4. Don’t become a victim of unrealistic demands.

People sometimes make requests that are impossible to fulfill: “We have no money, but we’d like to take you up on your offer.” You’re a sales professional, not a professional magician. If you think someone is making an unrealistic demand, take a few minutes to examine the request more closely. Sometimes the “impossible” really is possible, so do not use “unrealistic demands” as an easy way out. If, however, the demands truly are unrealistic, explain your position to the prospect. If he bolts, that’s OK. You weren’t going to be able to help him, anyway.

5. Get more rest.

Adults average 6.9 hours of sleep a night, even though many experts contend they need between seven and nine hours. The resulting sleep deprivation results in reduced productivity at work, irritability, diminished driving capacity and a variety of health problems.

6. Get to work early.

Employees who arrive early have a few spare minutes to better prepare for the day. Be one of them, and take that time to organize a daily “to-do” list or wrap up any loose ends from the previous day; you’ll be amazed at how much better you’ll feel when you can get a jump on the day.

7. Get in shape.

Being in good physical condition leads to more energy – thanks to improved blood flow to muscles and the brain, faster muscle recovery and better use of oxygen. How do you determine if you are in good condition? Many experts consider the best indicator of health to be your resting heart rate. Physicians rank heart rate as the most important vital sign when evaluating patients. Most people have a resting heart rate between 70 and 90 beats per minute. A physically fit person will have a resting heart rate around 50 beats per minute. Scientific studies show a direct correlation between physical exercise and mental well-being, proving that aerobic exercise such as walking, running and bicycling for 30 minutes three times a week actually works.

8. Eat right.

Nutrition plays a major role in a person’s ability to handle stress. Eating the right foods at the right time gives you more energy and the ability to accomplish more. So, forget about that greasy fast-food burger; pack your lunch. It’ll save you calories and dollars. Or better yet, take a qualified buyer out to lunch, and enjoy salmon and a salad. Get healthy while building relationships.

9. Cut back on the caffeine.

Caffeine does not give you energy; it stimulates your nervous system and adrenals. That’s not energy; that’s stress. It’s been reported that a single 250-milligram dose of caffeine (about 2.5 six-ounce cups of coffee) can increase levels of the stress hormone epinephrine (adrenaline) by more than 200 percent. Be reasonable with your caffeine consumption, and understand that it isn’t a source of “real” energy.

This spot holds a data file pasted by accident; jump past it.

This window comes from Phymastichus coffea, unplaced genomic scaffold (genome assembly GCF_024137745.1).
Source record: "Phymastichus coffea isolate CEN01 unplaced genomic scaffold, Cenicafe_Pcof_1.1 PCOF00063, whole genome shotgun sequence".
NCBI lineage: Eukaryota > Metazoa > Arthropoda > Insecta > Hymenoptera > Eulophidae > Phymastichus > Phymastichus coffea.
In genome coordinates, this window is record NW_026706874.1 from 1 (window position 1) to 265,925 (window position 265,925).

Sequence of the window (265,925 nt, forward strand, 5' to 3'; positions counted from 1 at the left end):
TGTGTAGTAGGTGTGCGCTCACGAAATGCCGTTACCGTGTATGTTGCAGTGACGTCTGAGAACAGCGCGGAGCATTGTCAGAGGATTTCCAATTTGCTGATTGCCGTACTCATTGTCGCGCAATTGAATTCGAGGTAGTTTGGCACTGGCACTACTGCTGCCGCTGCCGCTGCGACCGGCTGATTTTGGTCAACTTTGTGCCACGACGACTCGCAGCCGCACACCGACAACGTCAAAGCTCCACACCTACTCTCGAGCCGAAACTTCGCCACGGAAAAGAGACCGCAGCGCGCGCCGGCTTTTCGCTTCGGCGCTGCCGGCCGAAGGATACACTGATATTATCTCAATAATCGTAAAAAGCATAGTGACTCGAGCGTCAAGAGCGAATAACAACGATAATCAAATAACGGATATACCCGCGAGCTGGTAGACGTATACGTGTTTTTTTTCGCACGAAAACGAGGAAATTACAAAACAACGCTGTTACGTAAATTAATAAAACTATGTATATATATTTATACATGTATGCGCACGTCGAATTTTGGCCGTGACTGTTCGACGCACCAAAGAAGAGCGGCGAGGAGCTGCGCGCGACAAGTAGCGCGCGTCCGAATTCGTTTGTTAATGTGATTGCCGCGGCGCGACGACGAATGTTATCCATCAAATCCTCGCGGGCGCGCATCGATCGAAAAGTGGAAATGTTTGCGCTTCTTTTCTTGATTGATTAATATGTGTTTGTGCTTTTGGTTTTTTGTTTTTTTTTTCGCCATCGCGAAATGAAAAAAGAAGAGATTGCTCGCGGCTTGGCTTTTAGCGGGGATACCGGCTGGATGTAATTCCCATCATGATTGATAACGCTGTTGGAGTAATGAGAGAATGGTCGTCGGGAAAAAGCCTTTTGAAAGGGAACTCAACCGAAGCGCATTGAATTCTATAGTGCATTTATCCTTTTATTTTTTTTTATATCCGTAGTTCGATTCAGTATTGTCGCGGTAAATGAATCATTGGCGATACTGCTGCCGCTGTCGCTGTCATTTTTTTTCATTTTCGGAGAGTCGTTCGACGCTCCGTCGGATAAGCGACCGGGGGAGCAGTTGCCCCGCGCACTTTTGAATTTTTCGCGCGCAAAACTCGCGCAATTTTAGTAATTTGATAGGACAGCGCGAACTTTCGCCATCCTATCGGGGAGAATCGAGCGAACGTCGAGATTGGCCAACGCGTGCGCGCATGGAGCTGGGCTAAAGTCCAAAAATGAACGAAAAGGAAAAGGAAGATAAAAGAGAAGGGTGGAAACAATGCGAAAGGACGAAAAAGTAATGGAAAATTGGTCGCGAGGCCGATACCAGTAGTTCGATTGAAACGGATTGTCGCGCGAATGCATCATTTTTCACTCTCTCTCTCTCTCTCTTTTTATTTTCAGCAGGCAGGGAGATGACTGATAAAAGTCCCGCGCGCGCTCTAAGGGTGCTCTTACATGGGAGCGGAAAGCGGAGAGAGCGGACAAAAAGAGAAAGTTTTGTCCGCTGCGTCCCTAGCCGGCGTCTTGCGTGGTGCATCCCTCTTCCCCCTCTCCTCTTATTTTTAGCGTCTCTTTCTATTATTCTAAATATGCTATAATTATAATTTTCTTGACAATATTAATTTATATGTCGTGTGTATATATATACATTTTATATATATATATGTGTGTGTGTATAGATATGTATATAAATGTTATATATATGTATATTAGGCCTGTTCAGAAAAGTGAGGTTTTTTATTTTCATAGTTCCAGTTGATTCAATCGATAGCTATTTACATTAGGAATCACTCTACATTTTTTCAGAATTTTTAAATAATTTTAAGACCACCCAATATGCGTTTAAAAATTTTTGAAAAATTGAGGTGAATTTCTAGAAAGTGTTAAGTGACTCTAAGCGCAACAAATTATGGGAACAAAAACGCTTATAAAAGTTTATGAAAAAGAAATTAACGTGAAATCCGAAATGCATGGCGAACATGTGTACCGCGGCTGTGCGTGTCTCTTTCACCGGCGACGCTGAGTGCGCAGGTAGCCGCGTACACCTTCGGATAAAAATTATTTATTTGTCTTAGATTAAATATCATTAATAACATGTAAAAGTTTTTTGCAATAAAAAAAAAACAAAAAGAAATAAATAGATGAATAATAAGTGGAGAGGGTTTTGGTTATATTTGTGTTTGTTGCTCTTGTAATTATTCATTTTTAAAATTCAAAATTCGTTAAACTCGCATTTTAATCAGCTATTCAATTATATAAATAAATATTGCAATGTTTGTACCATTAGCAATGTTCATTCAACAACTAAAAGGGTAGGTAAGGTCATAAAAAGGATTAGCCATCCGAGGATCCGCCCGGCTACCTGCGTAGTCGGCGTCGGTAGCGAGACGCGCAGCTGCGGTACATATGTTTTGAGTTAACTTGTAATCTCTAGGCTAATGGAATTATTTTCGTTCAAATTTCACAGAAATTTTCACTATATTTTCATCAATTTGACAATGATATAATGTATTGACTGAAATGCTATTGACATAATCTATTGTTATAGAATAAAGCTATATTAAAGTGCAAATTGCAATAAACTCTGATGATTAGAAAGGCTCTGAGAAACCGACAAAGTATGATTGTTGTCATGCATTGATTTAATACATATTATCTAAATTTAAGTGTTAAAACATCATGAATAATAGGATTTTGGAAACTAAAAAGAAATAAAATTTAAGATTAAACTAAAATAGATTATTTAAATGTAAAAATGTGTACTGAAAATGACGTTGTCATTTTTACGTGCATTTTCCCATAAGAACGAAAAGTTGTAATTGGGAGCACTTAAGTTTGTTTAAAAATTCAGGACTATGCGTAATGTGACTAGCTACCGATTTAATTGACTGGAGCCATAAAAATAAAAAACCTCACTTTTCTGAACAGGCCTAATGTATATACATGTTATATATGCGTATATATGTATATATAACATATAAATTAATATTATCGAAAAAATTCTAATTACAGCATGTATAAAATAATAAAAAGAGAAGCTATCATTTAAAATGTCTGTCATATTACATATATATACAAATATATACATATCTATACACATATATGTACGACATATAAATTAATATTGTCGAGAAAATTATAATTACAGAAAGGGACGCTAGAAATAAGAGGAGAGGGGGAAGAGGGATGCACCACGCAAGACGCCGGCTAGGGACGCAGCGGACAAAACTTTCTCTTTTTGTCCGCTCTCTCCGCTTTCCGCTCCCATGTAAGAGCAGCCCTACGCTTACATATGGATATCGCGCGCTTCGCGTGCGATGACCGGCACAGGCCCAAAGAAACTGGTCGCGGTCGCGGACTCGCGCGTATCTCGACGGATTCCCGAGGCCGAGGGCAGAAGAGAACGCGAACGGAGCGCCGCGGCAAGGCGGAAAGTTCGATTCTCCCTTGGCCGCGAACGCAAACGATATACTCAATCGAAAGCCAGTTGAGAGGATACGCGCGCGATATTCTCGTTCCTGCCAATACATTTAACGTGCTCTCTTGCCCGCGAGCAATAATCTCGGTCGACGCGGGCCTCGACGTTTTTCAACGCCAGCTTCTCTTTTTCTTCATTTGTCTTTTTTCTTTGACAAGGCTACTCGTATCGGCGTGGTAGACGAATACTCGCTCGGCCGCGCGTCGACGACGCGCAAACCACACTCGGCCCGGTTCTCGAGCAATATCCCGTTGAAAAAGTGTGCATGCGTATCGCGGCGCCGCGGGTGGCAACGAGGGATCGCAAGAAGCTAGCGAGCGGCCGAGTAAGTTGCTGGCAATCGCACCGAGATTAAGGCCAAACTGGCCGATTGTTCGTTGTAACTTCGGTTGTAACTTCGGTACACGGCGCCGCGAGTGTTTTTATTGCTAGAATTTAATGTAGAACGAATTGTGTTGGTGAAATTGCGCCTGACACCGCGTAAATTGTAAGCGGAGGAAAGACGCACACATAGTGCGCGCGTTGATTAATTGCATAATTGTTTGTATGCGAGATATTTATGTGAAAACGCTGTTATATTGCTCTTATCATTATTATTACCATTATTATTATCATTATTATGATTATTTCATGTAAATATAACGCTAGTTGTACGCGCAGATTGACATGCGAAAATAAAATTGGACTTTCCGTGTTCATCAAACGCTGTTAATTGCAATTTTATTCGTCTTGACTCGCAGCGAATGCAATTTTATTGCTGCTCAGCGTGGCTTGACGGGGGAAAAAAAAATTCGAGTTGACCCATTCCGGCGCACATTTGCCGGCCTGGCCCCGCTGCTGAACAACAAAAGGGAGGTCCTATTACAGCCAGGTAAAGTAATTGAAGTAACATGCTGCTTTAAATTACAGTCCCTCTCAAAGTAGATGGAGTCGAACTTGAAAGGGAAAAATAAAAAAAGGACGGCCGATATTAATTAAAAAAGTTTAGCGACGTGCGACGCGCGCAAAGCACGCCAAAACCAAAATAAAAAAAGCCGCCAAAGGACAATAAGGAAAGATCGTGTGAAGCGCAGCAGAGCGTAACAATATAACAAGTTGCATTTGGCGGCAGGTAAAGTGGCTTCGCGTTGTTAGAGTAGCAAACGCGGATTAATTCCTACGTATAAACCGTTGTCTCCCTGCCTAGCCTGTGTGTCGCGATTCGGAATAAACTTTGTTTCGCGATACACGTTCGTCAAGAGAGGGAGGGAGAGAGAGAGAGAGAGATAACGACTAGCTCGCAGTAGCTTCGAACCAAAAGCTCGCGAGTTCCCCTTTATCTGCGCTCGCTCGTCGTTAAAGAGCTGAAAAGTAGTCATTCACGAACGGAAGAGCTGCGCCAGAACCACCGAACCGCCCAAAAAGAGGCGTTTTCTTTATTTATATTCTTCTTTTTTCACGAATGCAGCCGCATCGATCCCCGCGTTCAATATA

10. Lose the smokes.

If reviewing the results of a Google image search of “smokers’ lungs” won’t make you stop smoking, perhaps the fact that cigarettes contain an estimated 4,000 known toxins with several known carcinogens will. Cigarette smoking also contributes to severe vitamin deficiencies and reduces your body’s ability to oxygenate. How do you quit? Try interval sprinting every other day, which should at least make you think twice before lighting up.

11. Spend time on yourself.

Go for a brisk walk early in the morning, or take the long way home in the evening. Everybody needs quiet time to recharge their mental batteries.

12. Get input from others.

Talking to friends, family members and coworkers about situations that cause stress can provide a different perspective. (Be sure to avoid whining to these people.) Constructive conversation can be a great tool for relieving stress. Often, it’s that sense of community and companionship that can see you through tough situations.

13. Use positive mental affirmations.

Much research has been conducted on the rejuvenating powers of the mind. Psychologists claim that most of our “self talk” is negative, which creates a defeatist attitude and low energy. When you feel your energy starting to ebb, and you’re focusing on how tired you are, try passing a powerful, energizing thought through your head. For the spiritually inclined, I like Isaiah 40:31KJV (go ahead, look it up). For something more secular, try the affirmation made famous by late-19th century French psychotherapist Émile Coué: “Every day, in every way, I’m getting better and better.” I use both. A lot.

14. Understand control and influence.

I was taught long ago that successful people spend the majority of their time on what they can control, some time on what they can influence and precious little time on what they can’t control or influence. Instead of agonizing over the possibility of failure, use your resources to think of ways to get more projects in the pipeline or generate ideas to intensify the desire of your hot prospects. One huge contributor to being overwhelmed is feeling like you have no control. So work on what you can control, and don’t worry about the rest. Not always easy to do, but well worth it.